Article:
Rhinos occasionally may cause people to relocate in Africa, but it rarely happens in Rochester, N.Y.
Yet that's exactly what could happen to Empire Precision Plastics Inc., a Rochester injection molder that's trying to expand onto city-owned property that is a potential stadium site for the Rochester Rhinos professional soccer team.
``If we have to relocate, that's OK, as long as the city deals with us in good faith,'' Empire Precision Plastics President Neal Elli said recently by telephone.
Empire Precision has about maxed out its 25,000-square-foot, leased space, where it operates 25 injection presses and employs 60. The 10-year-old firm wants to add a 15,000-square-foot expansion on the Oak Street property. The expansion could create as many as 30 new jobs.
Another local firm, custom trade-show exhibit maker RES Inc. also had hoped to develop the site, Elli said. But the Rhinos might have other plans.
The Rhinos are a big deal in Rochester. Playing in the A-League - which is a step below Major League Soccer - the team has won three championships in the past five years and has drawn an average of 11,000 fans per game during that run.
One of the team's few problems is that it shares Frontier Field with the Rochester Red Wings minor league baseball team. The field ``is great for baseball, but is soccer-unfriendly,'' according to Eric Trendel, the Rhinos' community relations director.
The Oak Street site ``is in the top three'' of six sites the team is considering for a new, 13,000-seat, $25 million stadium, said Steve Rossi, the Rhinos' vice president of communications.
``We plan on making a decision by the first of the year and start construction in the spring,'' Rossi added.
A new stadium also could propel the Rhinos into the MLS ranks. The team already outdraws several MLS teams, and the Rhinos defeated four MLS squads in winning the U.S. Open Cup in 1999.
The site is one of the few undeveloped parcels in central Rochester. It was designated an Empire Zone by Gov. George Pataki in October, meaning companies developing the site could receive tax breaks and other incentives.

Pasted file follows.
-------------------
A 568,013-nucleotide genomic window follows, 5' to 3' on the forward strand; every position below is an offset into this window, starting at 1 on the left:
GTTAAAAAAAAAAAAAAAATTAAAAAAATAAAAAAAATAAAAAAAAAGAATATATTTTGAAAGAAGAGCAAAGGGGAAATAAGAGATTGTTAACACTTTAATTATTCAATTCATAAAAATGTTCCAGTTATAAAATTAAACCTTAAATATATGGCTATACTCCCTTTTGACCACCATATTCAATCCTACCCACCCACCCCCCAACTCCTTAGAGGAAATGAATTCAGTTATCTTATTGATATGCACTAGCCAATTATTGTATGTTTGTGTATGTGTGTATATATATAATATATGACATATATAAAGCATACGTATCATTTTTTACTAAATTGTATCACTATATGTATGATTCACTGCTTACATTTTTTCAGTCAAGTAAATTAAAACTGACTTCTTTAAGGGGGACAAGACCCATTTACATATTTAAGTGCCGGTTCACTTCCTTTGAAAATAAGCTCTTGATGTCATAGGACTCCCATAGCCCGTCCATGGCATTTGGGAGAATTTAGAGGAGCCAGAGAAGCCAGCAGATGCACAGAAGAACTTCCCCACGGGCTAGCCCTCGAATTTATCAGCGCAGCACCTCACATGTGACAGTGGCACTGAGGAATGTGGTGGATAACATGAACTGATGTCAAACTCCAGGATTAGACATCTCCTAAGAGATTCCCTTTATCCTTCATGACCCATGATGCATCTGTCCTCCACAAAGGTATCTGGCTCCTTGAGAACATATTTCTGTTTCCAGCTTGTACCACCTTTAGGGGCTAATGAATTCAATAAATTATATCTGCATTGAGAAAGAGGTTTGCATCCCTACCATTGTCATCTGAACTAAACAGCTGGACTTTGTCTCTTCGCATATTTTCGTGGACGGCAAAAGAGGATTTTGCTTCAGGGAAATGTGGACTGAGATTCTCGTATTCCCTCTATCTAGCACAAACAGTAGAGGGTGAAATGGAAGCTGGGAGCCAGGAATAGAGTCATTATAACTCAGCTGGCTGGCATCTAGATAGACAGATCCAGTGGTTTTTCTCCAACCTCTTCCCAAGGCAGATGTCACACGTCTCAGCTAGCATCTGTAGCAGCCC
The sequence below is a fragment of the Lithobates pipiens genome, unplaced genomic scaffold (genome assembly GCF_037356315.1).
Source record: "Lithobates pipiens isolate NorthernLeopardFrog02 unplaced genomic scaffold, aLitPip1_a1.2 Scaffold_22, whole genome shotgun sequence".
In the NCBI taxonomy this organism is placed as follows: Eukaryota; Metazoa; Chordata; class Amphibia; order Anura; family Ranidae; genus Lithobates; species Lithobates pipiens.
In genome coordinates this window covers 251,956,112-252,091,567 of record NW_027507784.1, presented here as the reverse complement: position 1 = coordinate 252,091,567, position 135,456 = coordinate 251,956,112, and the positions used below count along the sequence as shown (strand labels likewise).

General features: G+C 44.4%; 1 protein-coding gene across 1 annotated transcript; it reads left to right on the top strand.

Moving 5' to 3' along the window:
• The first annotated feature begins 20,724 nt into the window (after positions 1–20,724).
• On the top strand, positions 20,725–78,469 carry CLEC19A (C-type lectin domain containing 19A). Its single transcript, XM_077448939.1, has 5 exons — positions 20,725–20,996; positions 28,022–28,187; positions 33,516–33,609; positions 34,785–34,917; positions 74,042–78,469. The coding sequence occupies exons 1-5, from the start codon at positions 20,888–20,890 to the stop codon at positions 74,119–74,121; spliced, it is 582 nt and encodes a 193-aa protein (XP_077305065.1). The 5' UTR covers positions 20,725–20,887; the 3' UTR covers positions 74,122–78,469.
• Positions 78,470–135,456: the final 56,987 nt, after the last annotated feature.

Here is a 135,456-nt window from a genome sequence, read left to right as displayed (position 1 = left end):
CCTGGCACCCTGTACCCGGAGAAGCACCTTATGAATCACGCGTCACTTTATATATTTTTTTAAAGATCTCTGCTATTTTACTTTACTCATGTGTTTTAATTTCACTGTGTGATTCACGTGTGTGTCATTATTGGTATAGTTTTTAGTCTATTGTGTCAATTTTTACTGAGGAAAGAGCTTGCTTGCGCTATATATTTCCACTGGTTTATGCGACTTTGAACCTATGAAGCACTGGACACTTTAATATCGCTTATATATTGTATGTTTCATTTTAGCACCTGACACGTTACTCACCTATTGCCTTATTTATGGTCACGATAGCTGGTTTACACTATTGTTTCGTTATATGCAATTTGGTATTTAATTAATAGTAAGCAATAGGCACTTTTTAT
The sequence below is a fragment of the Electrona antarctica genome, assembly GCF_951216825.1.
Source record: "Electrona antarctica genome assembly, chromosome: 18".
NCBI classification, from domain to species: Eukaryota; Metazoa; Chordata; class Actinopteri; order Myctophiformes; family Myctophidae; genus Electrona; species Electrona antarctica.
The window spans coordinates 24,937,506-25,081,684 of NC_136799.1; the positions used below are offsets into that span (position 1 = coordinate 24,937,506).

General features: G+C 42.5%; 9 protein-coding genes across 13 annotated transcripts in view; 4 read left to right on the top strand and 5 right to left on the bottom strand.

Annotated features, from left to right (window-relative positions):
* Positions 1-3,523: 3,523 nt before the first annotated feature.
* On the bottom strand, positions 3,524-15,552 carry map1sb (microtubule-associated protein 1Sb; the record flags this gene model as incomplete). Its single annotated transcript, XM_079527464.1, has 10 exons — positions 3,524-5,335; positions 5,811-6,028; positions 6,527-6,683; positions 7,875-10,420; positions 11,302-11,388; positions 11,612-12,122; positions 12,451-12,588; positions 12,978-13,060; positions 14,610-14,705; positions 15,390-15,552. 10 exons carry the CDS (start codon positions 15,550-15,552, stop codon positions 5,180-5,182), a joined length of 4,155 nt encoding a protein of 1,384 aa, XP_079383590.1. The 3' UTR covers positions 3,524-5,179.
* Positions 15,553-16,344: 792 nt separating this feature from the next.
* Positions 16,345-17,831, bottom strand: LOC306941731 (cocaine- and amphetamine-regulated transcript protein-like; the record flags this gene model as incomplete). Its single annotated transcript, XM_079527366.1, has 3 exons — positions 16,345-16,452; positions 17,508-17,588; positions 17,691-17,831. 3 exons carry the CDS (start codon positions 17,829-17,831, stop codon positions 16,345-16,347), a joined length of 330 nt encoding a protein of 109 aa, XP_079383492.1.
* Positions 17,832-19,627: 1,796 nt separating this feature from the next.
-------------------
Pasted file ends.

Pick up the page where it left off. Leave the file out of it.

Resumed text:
In an ironic moment, Elli said he saw Rhinos officials checking out the site the day after Pataki visited Empire Precision and awarded Empire a grant of more than $100,000 to expand there.
``The tough thing for us is that we're unable to plan until we know what the Rhinos are going to do,'' Elli added. ``But I feel bad for the city, since that property is an ideal site for a soccer stadium.''
The site also has value to the city and the team because it's close to High Falls, an entertainment district that's been growing in recent years and that could benefit from a new stadium.
If the Rhinos do choose the site, Empire Precision probably will look for another centrally located site. The firm was founded in the Rochester suburb of Fairport, but a move back to Fairport at this point probably would cost the firm several employees who would be unwilling or unable to commute.
Rochester city communications director Bridget Burch-White said the stadium proposal ``is definitely not a done deal'' and that Empire Precision's needs ``will be weighed as heavily as those of the soccer stadium.''
Elli said he hopes to meet with city officials in early December to find out if his firm can receive the same tax breaks if it needs to relocate.
Empire expects to match its 2001 sales total of $7.4 million this year.
The company, which primarily molds high-precision parts for the electrical/electronics industry, installed a new, 300-ton Arburg press earlier this year.